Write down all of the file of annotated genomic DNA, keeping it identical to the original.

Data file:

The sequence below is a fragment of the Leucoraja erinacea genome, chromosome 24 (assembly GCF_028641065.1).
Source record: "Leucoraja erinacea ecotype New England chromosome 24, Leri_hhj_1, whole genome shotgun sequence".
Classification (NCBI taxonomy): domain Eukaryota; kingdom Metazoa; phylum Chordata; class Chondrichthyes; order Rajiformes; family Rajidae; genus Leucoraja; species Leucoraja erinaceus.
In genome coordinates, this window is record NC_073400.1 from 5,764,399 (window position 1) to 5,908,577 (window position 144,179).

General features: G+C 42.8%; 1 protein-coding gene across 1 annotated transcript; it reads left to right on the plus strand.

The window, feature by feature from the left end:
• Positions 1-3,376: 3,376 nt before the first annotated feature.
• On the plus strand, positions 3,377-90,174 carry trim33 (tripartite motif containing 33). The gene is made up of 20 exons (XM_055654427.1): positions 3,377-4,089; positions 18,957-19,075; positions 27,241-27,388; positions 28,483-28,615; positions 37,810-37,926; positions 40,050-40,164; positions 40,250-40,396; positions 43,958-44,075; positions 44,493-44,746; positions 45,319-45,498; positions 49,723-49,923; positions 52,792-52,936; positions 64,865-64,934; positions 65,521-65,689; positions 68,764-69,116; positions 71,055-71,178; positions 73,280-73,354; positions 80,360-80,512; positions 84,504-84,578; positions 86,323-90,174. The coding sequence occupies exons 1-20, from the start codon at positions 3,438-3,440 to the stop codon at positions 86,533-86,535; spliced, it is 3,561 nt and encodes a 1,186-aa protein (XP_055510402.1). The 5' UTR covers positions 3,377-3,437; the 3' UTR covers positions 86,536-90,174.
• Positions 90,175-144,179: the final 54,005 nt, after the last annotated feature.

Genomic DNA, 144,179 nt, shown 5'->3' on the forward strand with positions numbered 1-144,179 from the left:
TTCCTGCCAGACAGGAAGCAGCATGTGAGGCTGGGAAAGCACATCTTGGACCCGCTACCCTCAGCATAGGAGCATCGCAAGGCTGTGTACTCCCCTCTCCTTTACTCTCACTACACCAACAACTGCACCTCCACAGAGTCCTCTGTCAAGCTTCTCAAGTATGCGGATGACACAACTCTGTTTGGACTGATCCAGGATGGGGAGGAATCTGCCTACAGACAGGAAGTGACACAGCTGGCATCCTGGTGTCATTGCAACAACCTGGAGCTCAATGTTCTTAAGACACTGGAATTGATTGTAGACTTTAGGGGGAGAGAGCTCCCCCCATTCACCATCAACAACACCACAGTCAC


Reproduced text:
The sequence below is a fragment of the Leucoraja erinacea genome, chromosome 24 (assembly GCF_028641065.1).
Source record: "Leucoraja erinacea ecotype New England chromosome 24, Leri_hhj_1, whole genome shotgun sequence".
Classification (NCBI taxonomy): domain Eukaryota; kingdom Metazoa; phylum Chordata; class Chondrichthyes; order Rajiformes; family Rajidae; genus Leucoraja; species Leucoraja erinaceus.
In genome coordinates, this window is record NC_073400.1 from 5,764,399 (window position 1) to 5,908,577 (window position 144,179).

General features: G+C 42.8%; 1 protein-coding gene across 1 annotated transcript; it reads left to right on the plus strand.

The window, feature by feature from the left end:
• Positions 1-3,376: 3,376 nt before the first annotated feature.
• On the plus strand, positions 3,377-90,174 carry trim33 (tripartite motif containing 33). The gene is made up of 20 exons (XM_055654427.1): positions 3,377-4,089; positions 18,957-19,075; positions 27,241-27,388; positions 28,483-28,615; positions 37,810-37,926; positions 40,050-40,164; positions 40,250-40,396; positions 43,958-44,075; positions 44,493-44,746; positions 45,319-45,498; positions 49,723-49,923; positions 52,792-52,936; positions 64,865-64,934; positions 65,521-65,689; positions 68,764-69,116; positions 71,055-71,178; positions 73,280-73,354; positions 80,360-80,512; positions 84,504-84,578; positions 86,323-90,174. The coding sequence occupies exons 1-20, from the start codon at positions 3,438-3,440 to the stop codon at positions 86,533-86,535; spliced, it is 3,561 nt and encodes a 1,186-aa protein (XP_055510402.1). The 5' UTR covers positions 3,377-3,437; the 3' UTR covers positions 86,536-90,174.
• Positions 90,175-144,179: the final 54,005 nt, after the last annotated feature.

Genomic DNA, 144,179 nt, shown 5'->3' on the forward strand with positions numbered 1-144,179 from the left:
TTCCTGCCAGACAGGAAGCAGCATGTGAGGCTGGGAAAGCACATCTTGGACCCGCTACCCTCAGCATAGGAGCATCGCAAGGCTGTGTACTCCCCTCTCCTTTACTCTCACTACACCAACAACTGCACCTCCACAGAGTCCTCTGTCAAGCTTCTCAAGTATGCGGATGACACAACTCTGTTTGGACTGATCCAGGATGGGGAGGAATCTGCCTACAGACAGGAAGTGACACAGCTGGCATCCTGGTGTCATTGCAACAACCTGGAGCTCAATGTTCTTAAGACACTGGAATTGATTGTAGACTTTAGGGGGAGAGAGCTCCCCCCATTCACCATCAACAACACCACAGTCAC